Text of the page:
FIGS. 7A-7C are flow charts outlining the steps of the method of the present invention for call completion to a busy mobile subscriber according to the teachings of the present invention. Referring to FIGS. 2, 3A, 3B, 4A, 4B, 7A, 7B, and 7C, the method will now be described. The method begins at step 231, by a calling party in the PSTN 33 attempting to call a MS 46. As discussed before, the calling party may also be a mobile station within the PLMN, however in this embodiment, the calling party is utilizing the PSTN 33. Additionally, the MS 46 may still be within the home coverage area 35, thereby removing the requirement for the V-MSC 44. In step 233, the G-MSC 37 determines if the MS 46 is busy. One way the G-MSC 37 can determine if the MS 46 is busy is by the G-MSC 37 sending a LOCREQ Invoke message 61 to the HLR 41. The HLR 41, in turn, sends a ROUTREQ Invoke message 63 to the V-MSC 44. The V-MSC 44 detects when the MS 46 is busy and sends a ROUTREQ Return Result message 65 to the HLR 41 indicating that the MS 46 is busy. The HLR 41 then sends a LOCREQ Return Result message 67 to the G-MSC 37 indicating the busy status of the MS 46.

The G-MSC 37 could alternately determine whether the-MS 46 is busy when the G-MSC 37 attempts call delivery to the V-MSC 44 via the trunk 49. This may occur if the MS 46 becomes busy after the V-MSC 44 sends a ROUTREQ Return Result message reporting that the MS 46 is idle. For example, the G-MSC 37 initiates a Location Request (LOCREQ) Invoke message 71 to the HLR 41. The HLR 41 then sends a Route Request (ROUTREQ) Invoke message 73 to the V-MSC 44. The V-MSC 44 detects that the MS 46 is idle and responds to the ROUTREQ Invoke message 73 with a ROUTREQ Return Result message 75 indicating the TLDN for the idle MS 46 to the HLR 41. The HLR 41 then sends a LOCREQ Return Result message 77 with the TLDN to the G-MSC 37. Next, the G-MSC 37 attempts call routing 79 to the V-MSC 44. In this example, during the interim period between the return of the idle status of the MS 46 and the call routing 79, the MS 46 becomes busy. The V-MSC 44 then returns a busy signal 81 to the G-MSC 37, thereby informing the G-MSC 37 of the busy status of the MS 46.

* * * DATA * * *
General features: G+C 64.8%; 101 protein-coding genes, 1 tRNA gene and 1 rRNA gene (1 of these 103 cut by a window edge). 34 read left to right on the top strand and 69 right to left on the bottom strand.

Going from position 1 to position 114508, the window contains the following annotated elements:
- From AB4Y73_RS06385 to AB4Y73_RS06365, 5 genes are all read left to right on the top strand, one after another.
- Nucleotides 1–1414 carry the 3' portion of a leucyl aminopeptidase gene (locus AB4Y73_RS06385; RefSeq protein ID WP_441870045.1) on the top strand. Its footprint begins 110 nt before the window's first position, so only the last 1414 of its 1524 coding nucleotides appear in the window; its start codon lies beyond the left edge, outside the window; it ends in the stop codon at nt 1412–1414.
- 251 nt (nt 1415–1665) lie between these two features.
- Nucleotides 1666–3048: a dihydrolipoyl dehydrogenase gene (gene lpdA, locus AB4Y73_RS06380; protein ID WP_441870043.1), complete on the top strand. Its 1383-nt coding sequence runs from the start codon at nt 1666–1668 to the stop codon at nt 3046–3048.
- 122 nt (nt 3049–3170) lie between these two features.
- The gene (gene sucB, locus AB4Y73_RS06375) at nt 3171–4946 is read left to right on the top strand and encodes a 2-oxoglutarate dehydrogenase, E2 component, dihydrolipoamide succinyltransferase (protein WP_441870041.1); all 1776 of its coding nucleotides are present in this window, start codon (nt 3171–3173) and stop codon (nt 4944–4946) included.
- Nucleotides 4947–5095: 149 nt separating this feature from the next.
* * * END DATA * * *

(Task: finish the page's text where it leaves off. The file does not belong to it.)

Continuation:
If the G-MSC 37 determines that the MS 46 is idle, the method moves to step 235, where the call is delivered from the calling party to the MS 46. If, however, the G-MSC 37 determines that the MS 46 is busy, the method moves from step 233 to step 237, where an announcement is made to the calling party by the announcement machine 38 informing him that he may request a call completion through the automatic callback service. Next, in step 239, the calling party sends a request for call completion. The call completion request includes a feature code, such as *66, to indicate that the automatic callback service is desired. Additionally, the A-number (the telephone number of the calling party) and the B-number (the number of the MS 46) are included in the call completion request. This call completion request is sent from the PSTN 33 to the G-MSC 37 through the trunk 47. In step 241, the call completion request 95 is forwarded from the G-MSC 37 to the SCP 43. Then, in step 243, the SCP 43 acknowledges the call completion request and commands that all trunks relating to the calling party and the MS 46 be released (i.e., trunk 47 and 49).

Next, in step 245, the SCP 43 periodically initiates a call attempt to the MS 46 through the SSF 39 and the G-MSC 37. The call attempt involves the query process to determine if the MS 46 is busy by the G-MSC 37 sending a LOCREQ Invoke message to the HLR 41. In turn, the HLR 41 sends a ROUTREQ Invoke message to the V-MSC 44. The VMSC 44 determines if the MS 46 is busy and returns this information to the G-MSC 37 and the SCP 43 at step 247, where it is determined if the MS 46 is in a busy status. If it is determined that the MS 46 is busy, the method returns to step 245 and the querying process begins again. The network operator may set a limit on how long the query process will continue. Additionally, the calling party may have the option of canceling the automatic callback service by inputing a code, such as *55.

However, if it is determined that the MS 46 is no longer busy, the method moves from step 247 to step 249, where the G-MSC 37 establishes the trunk 49 (Leg I.D. #1) from the G-MSC 37 to the V-MSC 44. Next, in step 251, the V-MSC 44 sends an alerting signal to the MS 46 to answer. The mobile subscriber typically answers by picking up the MS 46 and pressing a receive button. Then, in step 253, it is determined if the mobile subscriber answers. If it is detected that the MS 46 does not answer the alert, the method moves to step 255 where the callback attempt is dropped. However, if it is detected that the mobile subscriber answers, the method moves from step 253 to step 257 where the mobile subscriber is informed by an announcement to wait for a call completion. The announcement may take the form of a verbal announcement or by an aural announcement (e.g., tone, ring, or click) from the announcement machine 45 located within the V-MSC 44. Next, in step 259, the SCP 43 initiates a call setup request 131 to the given A-number where the calling party is located by establishing the trunk 47 (Leg I.D. #2) from the G-MSC 37 to the PSTN 33. In step 261, the calling party receives an announcement informing the calling party to wait for a call completion. The announcement may be a verbal announcement or an aural warning from the announcement machine 38. In step 263, the SCP 43 commands that the trunk between the PSTN 33 and the G-MSC 37 and the trunk between the G-MSC 37 and the V-MSC 44 be joined for call delivery.